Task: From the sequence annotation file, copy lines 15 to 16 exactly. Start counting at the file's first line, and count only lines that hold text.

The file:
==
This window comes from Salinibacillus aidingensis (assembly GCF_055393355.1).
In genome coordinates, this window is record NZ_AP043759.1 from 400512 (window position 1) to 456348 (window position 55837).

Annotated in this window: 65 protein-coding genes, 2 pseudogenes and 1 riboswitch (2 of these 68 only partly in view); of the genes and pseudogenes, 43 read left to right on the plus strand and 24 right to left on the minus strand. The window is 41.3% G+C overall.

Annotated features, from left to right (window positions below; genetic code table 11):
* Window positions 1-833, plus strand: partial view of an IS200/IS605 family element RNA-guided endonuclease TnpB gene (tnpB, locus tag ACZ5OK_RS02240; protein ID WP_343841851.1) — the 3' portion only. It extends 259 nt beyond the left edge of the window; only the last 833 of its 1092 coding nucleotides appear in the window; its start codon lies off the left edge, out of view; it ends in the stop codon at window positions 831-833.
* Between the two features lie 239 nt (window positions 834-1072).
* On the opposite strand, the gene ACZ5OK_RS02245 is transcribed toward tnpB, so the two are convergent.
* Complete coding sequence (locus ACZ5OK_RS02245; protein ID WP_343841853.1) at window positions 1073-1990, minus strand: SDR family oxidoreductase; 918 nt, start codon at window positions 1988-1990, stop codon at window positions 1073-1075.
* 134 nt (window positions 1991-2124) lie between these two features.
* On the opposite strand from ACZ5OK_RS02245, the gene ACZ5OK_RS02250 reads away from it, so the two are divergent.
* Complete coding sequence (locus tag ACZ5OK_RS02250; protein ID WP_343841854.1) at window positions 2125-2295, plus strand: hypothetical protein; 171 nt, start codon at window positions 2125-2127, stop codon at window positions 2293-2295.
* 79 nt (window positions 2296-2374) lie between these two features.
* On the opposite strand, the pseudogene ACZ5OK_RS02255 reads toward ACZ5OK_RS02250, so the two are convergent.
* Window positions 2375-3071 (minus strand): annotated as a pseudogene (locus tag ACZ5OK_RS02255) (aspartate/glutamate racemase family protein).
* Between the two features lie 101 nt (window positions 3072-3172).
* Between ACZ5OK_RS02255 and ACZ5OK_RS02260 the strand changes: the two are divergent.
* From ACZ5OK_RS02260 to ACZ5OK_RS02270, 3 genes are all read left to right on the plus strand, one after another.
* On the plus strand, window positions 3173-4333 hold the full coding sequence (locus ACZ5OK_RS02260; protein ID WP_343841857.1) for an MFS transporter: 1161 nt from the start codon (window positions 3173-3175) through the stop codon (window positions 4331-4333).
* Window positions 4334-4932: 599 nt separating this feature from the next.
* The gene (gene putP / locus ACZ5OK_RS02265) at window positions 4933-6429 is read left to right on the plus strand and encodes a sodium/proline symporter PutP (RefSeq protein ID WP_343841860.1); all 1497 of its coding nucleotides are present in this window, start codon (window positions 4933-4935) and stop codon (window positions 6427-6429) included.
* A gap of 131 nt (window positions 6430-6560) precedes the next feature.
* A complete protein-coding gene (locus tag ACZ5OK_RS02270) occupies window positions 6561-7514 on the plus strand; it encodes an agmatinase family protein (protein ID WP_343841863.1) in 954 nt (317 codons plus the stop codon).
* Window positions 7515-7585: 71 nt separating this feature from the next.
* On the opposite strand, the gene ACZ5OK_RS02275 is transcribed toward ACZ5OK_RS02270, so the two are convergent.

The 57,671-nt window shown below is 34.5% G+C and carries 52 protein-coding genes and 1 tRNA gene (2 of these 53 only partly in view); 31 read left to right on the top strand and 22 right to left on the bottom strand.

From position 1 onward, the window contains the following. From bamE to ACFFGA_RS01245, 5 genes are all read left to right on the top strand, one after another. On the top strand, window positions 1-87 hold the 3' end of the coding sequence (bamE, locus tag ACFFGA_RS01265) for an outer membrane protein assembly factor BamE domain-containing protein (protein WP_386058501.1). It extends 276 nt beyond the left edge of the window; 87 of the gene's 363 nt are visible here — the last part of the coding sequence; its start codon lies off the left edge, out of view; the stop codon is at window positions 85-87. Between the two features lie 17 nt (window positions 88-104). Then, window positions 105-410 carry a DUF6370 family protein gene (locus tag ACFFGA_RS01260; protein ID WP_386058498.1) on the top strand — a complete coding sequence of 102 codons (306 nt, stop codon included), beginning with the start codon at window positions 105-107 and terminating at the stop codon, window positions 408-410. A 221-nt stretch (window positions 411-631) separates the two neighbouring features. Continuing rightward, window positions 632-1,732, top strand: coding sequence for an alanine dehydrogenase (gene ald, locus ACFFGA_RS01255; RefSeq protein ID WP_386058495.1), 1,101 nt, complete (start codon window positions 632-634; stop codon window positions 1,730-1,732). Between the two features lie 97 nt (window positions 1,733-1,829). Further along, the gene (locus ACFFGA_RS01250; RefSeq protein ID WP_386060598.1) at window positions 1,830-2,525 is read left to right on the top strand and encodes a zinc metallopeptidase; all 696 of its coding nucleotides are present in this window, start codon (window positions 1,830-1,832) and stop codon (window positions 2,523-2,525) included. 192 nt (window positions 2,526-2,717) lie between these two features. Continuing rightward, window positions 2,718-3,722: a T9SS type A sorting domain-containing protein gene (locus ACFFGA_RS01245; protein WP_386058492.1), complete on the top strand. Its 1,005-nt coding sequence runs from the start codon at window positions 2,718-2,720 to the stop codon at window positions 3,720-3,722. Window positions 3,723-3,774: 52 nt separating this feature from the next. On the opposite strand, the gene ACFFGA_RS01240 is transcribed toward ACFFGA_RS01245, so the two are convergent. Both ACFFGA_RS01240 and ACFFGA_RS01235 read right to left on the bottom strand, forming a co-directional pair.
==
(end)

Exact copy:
* Between the two features lie 101 nt (window positions 3072-3172).
* Between ACZ5OK_RS02255 and ACZ5OK_RS02260 the strand changes: the two are divergent.